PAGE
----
The module introduces students to the study of Stylistics as a systematic way to explore and analyse literary texts. Particular aspects of the structure of English will be related to literary texts from the three main genre. The first block considers linguistic choice and its relation to style and meaning, the levels of language, sound meaning and effect in poetry and figurative language and metaphor; the second block examines style and style variation in prose fiction, point of view and speech and thought presentation; the third block examines conversational structure and character, discourse structure and strategies, and impoliteness and characterisation in drama text. The lectures introduce theoretical and methodological material and the seminars enable the student to produce their own analyses with reference to specific stylistic features.
This module appears in the following module collections.
Total Contact Hours: 20
Method of assessment
Essay 1 (1,000 words) – 15%
Essay 2 (1,500 words) – 25%
Examination (2 hours) – 60%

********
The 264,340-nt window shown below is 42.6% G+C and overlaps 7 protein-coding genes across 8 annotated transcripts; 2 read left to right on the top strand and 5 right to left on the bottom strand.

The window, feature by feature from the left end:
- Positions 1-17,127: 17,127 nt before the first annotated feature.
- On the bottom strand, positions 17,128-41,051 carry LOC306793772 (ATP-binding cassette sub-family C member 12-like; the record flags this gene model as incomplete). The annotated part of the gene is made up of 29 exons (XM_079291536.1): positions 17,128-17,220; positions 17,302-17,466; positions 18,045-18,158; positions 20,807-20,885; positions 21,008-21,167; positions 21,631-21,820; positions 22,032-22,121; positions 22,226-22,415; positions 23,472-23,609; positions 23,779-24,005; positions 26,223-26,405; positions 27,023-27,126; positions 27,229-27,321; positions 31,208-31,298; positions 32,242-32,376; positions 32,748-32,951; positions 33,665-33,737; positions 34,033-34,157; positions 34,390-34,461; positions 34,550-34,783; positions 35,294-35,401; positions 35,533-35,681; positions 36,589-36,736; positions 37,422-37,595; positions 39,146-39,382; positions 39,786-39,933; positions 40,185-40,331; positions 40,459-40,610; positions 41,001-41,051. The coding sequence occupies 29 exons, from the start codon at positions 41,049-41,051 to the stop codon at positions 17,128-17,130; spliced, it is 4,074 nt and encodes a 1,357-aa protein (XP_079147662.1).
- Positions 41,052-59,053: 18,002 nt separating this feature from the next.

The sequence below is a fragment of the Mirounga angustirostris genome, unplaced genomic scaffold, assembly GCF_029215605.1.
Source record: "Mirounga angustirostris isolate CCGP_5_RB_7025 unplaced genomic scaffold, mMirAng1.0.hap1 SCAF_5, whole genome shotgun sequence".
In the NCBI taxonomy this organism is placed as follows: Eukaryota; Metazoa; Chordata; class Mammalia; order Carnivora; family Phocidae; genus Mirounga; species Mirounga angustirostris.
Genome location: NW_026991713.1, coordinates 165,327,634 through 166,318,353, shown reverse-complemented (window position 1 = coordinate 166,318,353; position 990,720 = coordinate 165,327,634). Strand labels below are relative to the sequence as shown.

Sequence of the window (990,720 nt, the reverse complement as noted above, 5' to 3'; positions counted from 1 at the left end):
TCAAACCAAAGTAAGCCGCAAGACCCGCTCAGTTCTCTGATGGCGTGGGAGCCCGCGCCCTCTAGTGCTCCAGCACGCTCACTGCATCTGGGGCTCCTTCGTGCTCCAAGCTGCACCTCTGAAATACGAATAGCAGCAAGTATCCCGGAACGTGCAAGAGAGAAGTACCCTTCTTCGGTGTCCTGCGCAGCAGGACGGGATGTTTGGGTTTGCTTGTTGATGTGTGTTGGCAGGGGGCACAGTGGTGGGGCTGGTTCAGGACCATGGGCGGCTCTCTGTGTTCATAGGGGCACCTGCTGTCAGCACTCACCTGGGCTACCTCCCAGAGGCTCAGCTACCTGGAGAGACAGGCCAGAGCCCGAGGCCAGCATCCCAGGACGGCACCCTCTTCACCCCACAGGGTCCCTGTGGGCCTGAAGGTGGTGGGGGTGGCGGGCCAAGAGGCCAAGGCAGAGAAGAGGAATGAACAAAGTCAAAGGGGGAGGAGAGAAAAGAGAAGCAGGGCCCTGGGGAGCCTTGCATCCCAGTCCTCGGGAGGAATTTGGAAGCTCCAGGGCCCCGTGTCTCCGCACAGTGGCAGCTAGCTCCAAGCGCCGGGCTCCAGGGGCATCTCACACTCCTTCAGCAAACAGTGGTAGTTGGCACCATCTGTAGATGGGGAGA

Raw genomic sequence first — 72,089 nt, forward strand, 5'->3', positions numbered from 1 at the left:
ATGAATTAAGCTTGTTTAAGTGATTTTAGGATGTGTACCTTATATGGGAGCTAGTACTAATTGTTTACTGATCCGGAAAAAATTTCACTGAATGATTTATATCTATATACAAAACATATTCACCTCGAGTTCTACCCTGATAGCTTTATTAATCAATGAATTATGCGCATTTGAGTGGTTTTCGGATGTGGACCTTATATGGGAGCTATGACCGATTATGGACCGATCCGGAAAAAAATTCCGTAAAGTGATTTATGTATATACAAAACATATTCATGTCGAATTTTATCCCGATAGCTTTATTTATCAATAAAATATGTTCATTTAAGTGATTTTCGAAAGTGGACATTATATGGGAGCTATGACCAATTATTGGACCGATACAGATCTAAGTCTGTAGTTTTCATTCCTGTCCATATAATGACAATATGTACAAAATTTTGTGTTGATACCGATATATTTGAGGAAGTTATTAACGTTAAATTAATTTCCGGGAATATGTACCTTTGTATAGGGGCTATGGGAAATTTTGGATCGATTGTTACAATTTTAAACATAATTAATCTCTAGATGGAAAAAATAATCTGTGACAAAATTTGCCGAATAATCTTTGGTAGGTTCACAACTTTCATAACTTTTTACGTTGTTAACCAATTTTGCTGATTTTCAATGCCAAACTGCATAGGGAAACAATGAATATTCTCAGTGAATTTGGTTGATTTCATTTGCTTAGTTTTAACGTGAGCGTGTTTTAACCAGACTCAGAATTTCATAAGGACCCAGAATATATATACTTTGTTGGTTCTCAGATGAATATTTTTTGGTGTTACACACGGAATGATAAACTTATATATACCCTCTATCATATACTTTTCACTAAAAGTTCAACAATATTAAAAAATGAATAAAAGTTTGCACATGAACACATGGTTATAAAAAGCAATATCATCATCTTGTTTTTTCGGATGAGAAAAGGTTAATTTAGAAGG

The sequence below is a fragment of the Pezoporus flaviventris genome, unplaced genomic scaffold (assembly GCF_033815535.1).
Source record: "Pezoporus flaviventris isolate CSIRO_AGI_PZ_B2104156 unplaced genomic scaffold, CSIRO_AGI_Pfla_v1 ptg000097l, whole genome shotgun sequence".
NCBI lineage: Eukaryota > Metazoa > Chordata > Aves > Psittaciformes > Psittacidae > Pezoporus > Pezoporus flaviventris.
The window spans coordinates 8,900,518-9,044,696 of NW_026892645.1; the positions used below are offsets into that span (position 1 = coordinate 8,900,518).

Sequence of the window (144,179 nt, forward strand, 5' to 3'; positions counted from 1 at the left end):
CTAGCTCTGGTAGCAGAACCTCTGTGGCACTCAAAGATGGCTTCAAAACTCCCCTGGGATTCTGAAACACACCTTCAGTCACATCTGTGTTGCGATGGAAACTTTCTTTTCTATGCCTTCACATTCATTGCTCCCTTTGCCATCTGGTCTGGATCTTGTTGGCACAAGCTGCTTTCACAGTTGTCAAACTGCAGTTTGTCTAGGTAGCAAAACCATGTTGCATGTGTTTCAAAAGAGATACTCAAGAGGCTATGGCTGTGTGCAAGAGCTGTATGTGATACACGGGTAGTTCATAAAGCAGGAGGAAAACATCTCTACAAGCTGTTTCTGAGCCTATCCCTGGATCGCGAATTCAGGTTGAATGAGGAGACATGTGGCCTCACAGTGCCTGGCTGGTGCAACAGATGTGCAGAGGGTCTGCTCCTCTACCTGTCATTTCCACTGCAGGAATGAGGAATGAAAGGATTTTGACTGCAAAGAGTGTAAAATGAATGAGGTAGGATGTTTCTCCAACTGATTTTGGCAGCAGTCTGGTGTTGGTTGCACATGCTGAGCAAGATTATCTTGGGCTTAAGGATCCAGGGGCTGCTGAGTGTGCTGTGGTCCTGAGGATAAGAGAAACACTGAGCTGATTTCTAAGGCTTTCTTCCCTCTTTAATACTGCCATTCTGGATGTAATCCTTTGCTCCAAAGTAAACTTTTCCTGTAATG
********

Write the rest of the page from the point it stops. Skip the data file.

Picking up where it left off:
Indicative Reading List:
Astley, N. (ed.) (2004). Being Alive. Tarset: Bloodaxe Books.
Carver, R. (1999). Cathedral, London: The Harvill Press.
Churchill, C. (1991). Top Girls. London: Methuen Student Edition.
Joyce, J. (1992). Dubliners, London: Penguin Classics.
Verdonk, P. and JJ Weber (1995). Twentieth Century Fiction: From Text to Context, London: Routledge.
Wales, K (2001). A Dictionary of Stylistics (2nd edition), London: Longman.
See the library reading list for this module (Canterbury)
On successfully completing the module students will be able to:
Select and apply precise stylistic strategies to analyse poetry, prose and drama texts;
Analyse the linguistic and stylistic choices a writer makes to create meaning and effect programme outcomes;
Demonstrate an understanding of the interconnections between English literature and language;
Critically evaluate theories of stylistics;
Develop strategies towards more effective close reading of poetry, prose and drama texts.
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Credit level 4. Certificate level module usually taken in the first stage of an undergraduate degree.
- ECTS credits are recognised throughout the EU and allow you to transfer credit easily from one university to another.
- The named convenor is the convenor for the current academic session.
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